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With the recent tax related charges against the Trump organization for various fringe benefits they have been giving top employees I have seen some counter claims I have questions about. The big one I have been seeing is that some are claiming that the act of paying for the school of various employees is charitable giving.

My question is twofold, could this be considered charitable donations and if not is there any kind of donation that can be given to an employee that could?

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This is a duck

A duck

You can label it a chicken if you like but you won’t fool anyone who knows about ducks.

A charitable donation comes with no expectation of a quid-pro-quo. Paying a school in return for them educating someone is not charity.

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  • That is what I was thinking but wanted to hear it from someone with more knowledge.
    – Joe W
    Jul 5 at 23:03
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Payments made from an employer to an employee, or for the benefit of an employee, are not charitable gifts. These payments are compensation.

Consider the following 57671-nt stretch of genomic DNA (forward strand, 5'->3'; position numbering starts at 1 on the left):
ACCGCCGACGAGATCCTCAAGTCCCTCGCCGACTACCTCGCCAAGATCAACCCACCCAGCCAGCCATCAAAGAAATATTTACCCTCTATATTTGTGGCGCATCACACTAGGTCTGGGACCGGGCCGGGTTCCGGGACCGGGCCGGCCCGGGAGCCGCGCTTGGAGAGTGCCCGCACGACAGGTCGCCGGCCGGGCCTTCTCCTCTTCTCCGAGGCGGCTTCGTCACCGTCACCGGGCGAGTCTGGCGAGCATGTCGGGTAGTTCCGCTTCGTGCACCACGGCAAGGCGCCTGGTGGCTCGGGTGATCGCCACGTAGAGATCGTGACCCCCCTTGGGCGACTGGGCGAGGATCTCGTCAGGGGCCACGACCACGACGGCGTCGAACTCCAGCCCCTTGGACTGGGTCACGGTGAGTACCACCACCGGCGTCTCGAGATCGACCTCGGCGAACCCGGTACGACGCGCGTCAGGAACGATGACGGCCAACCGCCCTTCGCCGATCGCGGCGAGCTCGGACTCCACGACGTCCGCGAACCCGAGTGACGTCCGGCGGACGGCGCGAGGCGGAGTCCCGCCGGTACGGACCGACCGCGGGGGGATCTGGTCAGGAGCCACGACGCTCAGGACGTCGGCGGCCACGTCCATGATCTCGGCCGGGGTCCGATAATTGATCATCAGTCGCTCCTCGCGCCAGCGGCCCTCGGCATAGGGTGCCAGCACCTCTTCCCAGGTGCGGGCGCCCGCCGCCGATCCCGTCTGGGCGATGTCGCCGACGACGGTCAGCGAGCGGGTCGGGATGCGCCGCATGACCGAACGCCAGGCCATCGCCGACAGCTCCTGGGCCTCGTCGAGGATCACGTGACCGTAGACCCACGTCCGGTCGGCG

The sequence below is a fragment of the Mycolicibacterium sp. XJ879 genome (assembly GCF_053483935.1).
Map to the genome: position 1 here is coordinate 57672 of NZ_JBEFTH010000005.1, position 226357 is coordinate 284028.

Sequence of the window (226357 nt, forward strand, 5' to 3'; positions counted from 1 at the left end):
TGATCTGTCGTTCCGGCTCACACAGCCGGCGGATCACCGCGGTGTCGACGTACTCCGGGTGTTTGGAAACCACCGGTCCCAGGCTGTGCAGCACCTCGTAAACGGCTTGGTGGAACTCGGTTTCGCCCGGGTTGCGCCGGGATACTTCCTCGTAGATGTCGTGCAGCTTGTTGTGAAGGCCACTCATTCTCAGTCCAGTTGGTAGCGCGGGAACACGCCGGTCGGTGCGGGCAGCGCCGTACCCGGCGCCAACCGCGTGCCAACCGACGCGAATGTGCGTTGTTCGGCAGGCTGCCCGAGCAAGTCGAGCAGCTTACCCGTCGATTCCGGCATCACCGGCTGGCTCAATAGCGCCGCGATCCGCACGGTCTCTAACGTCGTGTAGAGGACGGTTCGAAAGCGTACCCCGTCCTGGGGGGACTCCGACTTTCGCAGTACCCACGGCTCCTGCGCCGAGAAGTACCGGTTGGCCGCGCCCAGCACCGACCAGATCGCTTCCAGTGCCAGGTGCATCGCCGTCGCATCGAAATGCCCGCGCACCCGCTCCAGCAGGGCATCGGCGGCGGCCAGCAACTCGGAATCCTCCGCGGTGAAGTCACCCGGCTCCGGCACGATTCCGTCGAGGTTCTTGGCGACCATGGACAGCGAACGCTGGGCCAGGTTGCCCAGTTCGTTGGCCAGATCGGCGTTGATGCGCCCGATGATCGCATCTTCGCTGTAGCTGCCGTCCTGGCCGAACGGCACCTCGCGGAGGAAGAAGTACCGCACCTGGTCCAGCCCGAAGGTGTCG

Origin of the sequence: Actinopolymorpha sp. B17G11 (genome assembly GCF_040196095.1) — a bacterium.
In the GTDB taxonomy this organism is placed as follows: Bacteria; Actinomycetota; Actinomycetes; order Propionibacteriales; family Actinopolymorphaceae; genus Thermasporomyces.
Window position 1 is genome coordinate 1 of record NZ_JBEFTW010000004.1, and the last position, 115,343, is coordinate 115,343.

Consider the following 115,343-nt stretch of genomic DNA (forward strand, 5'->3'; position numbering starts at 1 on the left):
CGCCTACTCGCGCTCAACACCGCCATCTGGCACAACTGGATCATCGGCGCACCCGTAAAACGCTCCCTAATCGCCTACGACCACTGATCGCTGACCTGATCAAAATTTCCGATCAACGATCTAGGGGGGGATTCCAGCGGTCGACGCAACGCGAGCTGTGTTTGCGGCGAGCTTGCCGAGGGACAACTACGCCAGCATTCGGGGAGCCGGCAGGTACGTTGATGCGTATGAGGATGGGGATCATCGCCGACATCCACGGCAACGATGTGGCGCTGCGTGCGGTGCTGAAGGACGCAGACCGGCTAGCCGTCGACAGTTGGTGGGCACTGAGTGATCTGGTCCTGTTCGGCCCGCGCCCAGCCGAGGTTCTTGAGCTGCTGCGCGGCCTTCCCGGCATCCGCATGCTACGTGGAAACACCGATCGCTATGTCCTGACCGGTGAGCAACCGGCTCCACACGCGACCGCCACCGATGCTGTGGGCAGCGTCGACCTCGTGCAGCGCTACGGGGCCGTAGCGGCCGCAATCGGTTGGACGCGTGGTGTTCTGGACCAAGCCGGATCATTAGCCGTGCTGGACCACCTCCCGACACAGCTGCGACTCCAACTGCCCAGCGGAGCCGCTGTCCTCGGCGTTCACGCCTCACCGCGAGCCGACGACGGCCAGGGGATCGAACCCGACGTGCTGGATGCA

Payments made to a specific individual, without the intermediary role of a non-profit that provides a scholarship, are not entitled to the charitable deduction for income tax purposes, or for estate tax purposes, even if the intent is charitable. There is an exemption from gift taxation for an individual who is paying the tuition of an individual when it is not compensation.

The charitable gift argument to excuse this tax conduct is not credible, and probably qualifies as frivolous.

A still extremely weak, but non-frivolous argument might be that the payments were for advertising, but only if it was widely publicized that they were made for the benefit of employees who couldn't afford to send their kids to college (which this case did not involve).

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